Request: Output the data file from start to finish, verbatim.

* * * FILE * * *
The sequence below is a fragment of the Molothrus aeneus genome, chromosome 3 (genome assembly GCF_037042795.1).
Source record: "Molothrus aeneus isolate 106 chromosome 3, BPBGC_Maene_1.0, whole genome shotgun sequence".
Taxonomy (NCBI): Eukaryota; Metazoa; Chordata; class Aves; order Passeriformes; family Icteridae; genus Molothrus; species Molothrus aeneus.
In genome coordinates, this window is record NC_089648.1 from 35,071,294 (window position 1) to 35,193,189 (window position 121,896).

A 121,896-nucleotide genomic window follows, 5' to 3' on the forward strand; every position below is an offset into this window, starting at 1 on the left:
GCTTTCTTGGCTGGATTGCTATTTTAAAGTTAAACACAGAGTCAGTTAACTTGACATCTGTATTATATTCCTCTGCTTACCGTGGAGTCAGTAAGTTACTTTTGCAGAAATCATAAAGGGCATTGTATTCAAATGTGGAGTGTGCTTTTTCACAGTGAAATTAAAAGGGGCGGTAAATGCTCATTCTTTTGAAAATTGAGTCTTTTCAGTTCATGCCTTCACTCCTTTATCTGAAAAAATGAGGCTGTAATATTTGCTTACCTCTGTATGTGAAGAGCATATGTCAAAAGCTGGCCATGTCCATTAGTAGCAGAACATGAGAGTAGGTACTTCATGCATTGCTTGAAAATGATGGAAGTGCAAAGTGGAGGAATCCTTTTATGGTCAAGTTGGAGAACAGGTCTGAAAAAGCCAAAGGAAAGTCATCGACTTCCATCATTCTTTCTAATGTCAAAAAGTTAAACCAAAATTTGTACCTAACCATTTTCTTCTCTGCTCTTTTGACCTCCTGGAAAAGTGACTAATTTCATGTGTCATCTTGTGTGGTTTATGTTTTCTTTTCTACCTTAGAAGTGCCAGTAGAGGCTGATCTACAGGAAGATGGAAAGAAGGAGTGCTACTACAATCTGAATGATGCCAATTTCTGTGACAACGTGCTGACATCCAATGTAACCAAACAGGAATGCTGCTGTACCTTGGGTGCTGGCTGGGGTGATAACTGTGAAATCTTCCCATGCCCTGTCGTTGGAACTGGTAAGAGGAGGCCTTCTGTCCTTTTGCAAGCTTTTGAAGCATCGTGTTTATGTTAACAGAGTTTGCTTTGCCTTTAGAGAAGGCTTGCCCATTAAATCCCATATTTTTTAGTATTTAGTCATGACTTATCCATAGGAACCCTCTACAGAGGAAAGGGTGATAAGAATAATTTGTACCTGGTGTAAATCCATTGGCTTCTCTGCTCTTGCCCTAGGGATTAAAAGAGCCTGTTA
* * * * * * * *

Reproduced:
The sequence below is a fragment of the Molothrus aeneus genome, chromosome 3 (genome assembly GCF_037042795.1).
Source record: "Molothrus aeneus isolate 106 chromosome 3, BPBGC_Maene_1.0, whole genome shotgun sequence".
Taxonomy (NCBI): Eukaryota; Metazoa; Chordata; class Aves; order Passeriformes; family Icteridae; genus Molothrus; species Molothrus aeneus.
In genome coordinates, this window is record NC_089648.1 from 35,071,294 (window position 1) to 35,193,189 (window position 121,896).

A 121,896-nucleotide genomic window follows, 5' to 3' on the forward strand; every position below is an offset into this window, starting at 1 on the left:
GCTTTCTTGGCTGGATTGCTATTTTAAAGTTAAACACAGAGTCAGTTAACTTGACATCTGTATTATATTCCTCTGCTTACCGTGGAGTCAGTAAGTTACTTTTGCAGAAATCATAAAGGGCATTGTATTCAAATGTGGAGTGTGCTTTTTCACAGTGAAATTAAAAGGGGCGGTAAATGCTCATTCTTTTGAAAATTGAGTCTTTTCAGTTCATGCCTTCACTCCTTTATCTGAAAAAATGAGGCTGTAATATTTGCTTACCTCTGTATGTGAAGAGCATATGTCAAAAGCTGGCCATGTCCATTAGTAGCAGAACATGAGAGTAGGTACTTCATGCATTGCTTGAAAATGATGGAAGTGCAAAGTGGAGGAATCCTTTTATGGTCAAGTTGGAGAACAGGTCTGAAAAAGCCAAAGGAAAGTCATCGACTTCCATCATTCTTTCTAATGTCAAAAAGTTAAACCAAAATTTGTACCTAACCATTTTCTTCTCTGCTCTTTTGACCTCCTGGAAAAGTGACTAATTTCATGTGTCATCTTGTGTGGTTTATGTTTTCTTTTCTACCTTAGAAGTGCCAGTAGAGGCTGATCTACAGGAAGATGGAAAGAAGGAGTGCTACTACAATCTGAATGATGCCAATTTCTGTGACAACGTGCTGACATCCAATGTAACCAAACAGGAATGCTGCTGTACCTTGGGTGCTGGCTGGGGTGATAACTGTGAAATCTTCCCATGCCCTGTCGTTGGAACTGGTAAGAGGAGGCCTTCTGTCCTTTTGCAAGCTTTTGAAGCATCGTGTTTATGTTAACAGAGTTTGCTTTGCCTTTAGAGAAGGCTTGCCCATTAAATCCCATATTTTTTAGTATTTAGTCATGACTTATCCATAGGAACCCTCTACAGAGGAAAGGGTGATAAGAATAATTTGTACCTGGTGTAAATCCATTGGCTTCTCTGCTCTTGCCCTAGGGATTAAAAGAGCCTGTTA